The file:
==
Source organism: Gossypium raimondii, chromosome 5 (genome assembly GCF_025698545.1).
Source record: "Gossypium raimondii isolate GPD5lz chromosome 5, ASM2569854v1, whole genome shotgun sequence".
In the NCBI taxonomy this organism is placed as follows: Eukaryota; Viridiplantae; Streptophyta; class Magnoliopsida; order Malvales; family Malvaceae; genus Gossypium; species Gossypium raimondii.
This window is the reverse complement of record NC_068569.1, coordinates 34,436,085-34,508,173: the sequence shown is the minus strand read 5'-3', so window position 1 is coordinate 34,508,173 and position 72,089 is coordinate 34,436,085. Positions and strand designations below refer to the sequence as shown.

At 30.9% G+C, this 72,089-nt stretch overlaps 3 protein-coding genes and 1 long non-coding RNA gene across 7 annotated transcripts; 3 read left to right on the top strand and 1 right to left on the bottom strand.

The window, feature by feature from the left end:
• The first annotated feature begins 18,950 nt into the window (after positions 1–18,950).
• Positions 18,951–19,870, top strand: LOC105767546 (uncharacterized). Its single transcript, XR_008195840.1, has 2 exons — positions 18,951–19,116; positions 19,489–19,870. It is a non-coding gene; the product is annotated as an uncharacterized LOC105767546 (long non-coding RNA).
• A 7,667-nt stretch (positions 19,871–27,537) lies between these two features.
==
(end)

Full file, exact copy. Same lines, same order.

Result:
Source organism: Gossypium raimondii, chromosome 5 (genome assembly GCF_025698545.1).
Source record: "Gossypium raimondii isolate GPD5lz chromosome 5, ASM2569854v1, whole genome shotgun sequence".
In the NCBI taxonomy this organism is placed as follows: Eukaryota; Viridiplantae; Streptophyta; class Magnoliopsida; order Malvales; family Malvaceae; genus Gossypium; species Gossypium raimondii.
This window is the reverse complement of record NC_068569.1, coordinates 34,436,085-34,508,173: the sequence shown is the minus strand read 5'-3', so window position 1 is coordinate 34,508,173 and position 72,089 is coordinate 34,436,085. Positions and strand designations below refer to the sequence as shown.

At 30.9% G+C, this 72,089-nt stretch overlaps 3 protein-coding genes and 1 long non-coding RNA gene across 7 annotated transcripts; 3 read left to right on the top strand and 1 right to left on the bottom strand.

The window, feature by feature from the left end:
• The first annotated feature begins 18,950 nt into the window (after positions 1–18,950).
• Positions 18,951–19,870, top strand: LOC105767546 (uncharacterized). Its single transcript, XR_008195840.1, has 2 exons — positions 18,951–19,116; positions 19,489–19,870. It is a non-coding gene; the product is annotated as an uncharacterized LOC105767546 (long non-coding RNA).
• A 7,667-nt stretch (positions 19,871–27,537) lies between these two features.